Our second Artist in Residence blog instalment delves a little deeper into the mechanics of Maya’s artistic process, and how a spark of creativity can immerge, develop and flow. We also explore the connection between the work of the beavers and Maya’s process, and how the two work in harmony to form a beautiful collaboration which Maya has titled ‘Origin of Chisels’.

Challenge and approach

Maya finds she is often attracted to projects where there is potential to challenge how we might think things should be or what we think we know, in particular the ‘we’ being Western culture. This links back to her experience while studying in Canada, prioritising projects that promote new pathways in the way we think about society, nature and relate to ourselves.

As an example Maya says: “In the summer, I did a collaborative residency with artist Ruby Ingleheart in Newlyn, Cornwall. We gathered stories from people off the street and fishermen fresh off the sea at Newlyn fish market about their relationship to food; memories from childhood, cultural traditions, or alternative objects and environments they’ve eaten in. We then wove parts of people’s stories into an interactive feast for 40 people. I carved two metre long wooden spoons, we performed collective gestures and various foods were served. So, we learnt from the curious then created a collective art performance that challenged the way people relate and experience eating.”

In terms of wood carving Maya’s process is similar and more refined: “I am initially attracted to a piece of wood if it is an interesting shape or found in a curious place, and then I begin the very physical and intuitive process of carving it. I sort of ask the wood what it wants to become by following what shapes are already there. Tracing the surface with my hand over and over again and going with my gut about what to do next.” Occasionally Maya works with wood that has been alive for hundreds of years, so she feels that honoring its natural, slowly evolved form is a sacred starting point.

As an artist Maya is drawn to making fluid and flowing shapes because it involves a much more dynamic making process: “I want the wood to make me dance around it to create the shape it so desires to be. I like to lean, stretch, circle, crouch, step back, lift, twist, stroke and need tea breaks around the wood. Plus, wood is so much more than just ‘a piece of wood’. Wood is a physical manifestation of the energy in nature. Formed from transference of energy from the soil and sun. Trees form cellulose from carbon dioxide in the air and water absorbed through their roots to grow into the magnificent wooden creatures they are, and this takes time and a constant dialogue with the ecosystem around them. Such an incredible material to work with so I want to celebrate its shape rather than flatten it out and square it off.”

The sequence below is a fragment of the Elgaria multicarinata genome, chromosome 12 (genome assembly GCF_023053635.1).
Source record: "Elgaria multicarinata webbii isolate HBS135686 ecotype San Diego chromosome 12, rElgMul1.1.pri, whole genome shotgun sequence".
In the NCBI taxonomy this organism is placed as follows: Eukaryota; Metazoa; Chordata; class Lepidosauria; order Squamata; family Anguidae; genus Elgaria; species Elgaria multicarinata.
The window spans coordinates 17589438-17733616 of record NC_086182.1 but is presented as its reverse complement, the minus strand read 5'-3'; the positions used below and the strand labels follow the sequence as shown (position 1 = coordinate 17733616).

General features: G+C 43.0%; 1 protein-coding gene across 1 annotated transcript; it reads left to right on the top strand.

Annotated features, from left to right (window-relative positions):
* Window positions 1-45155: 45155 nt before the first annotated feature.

Beaver vs human

Incorporating the work the beavers have already created helps to guide how Maya’s individual pieces will evolve. There are so many layers to the project, particularly around how the finished pieces represent a shared intuition between creature and human: “I think the beavers truly represent what it is to listen to one’s instincts and how in everything they do there is purpose – something we can all learn from.” Maya goes on to say: “The work of the beaver is honest; they don’t hide their workings-out, they leave things raw so we connect straight to them as the maker. Inspired by their ways, I vary from smoothing out my marks over the wood as well as leaving them completely raw so the viewer connects straight to me in the same way.”

In some areas of the wood carvings it is hard to distinguish between sections which are beaver and sections which are human: “I hope the pieces raise questions about perfectionism, celebrate naturalism, and encourage the value of what I call medicinal aesthetics. Where ‘finished artwork’ made from a natural material carries a realism, a story and the presence of its history is dancing in front of your eyes.” For Maya it is a balance where she aims for an outcome which is intuitive and joyous, whilst also feeling considered and shaped with purpose.

Read all about the legacy of Maya’s work and how she would like her work to be perceived in our third and final instalment of our Artist in Residence blog series on Field Notes. For more information on Maya’s work go to her website here, or follow her work on instagram @first.temples.

“Beavers truly represent what it is to listen to one’s instincts and how in everything they do there is purpose”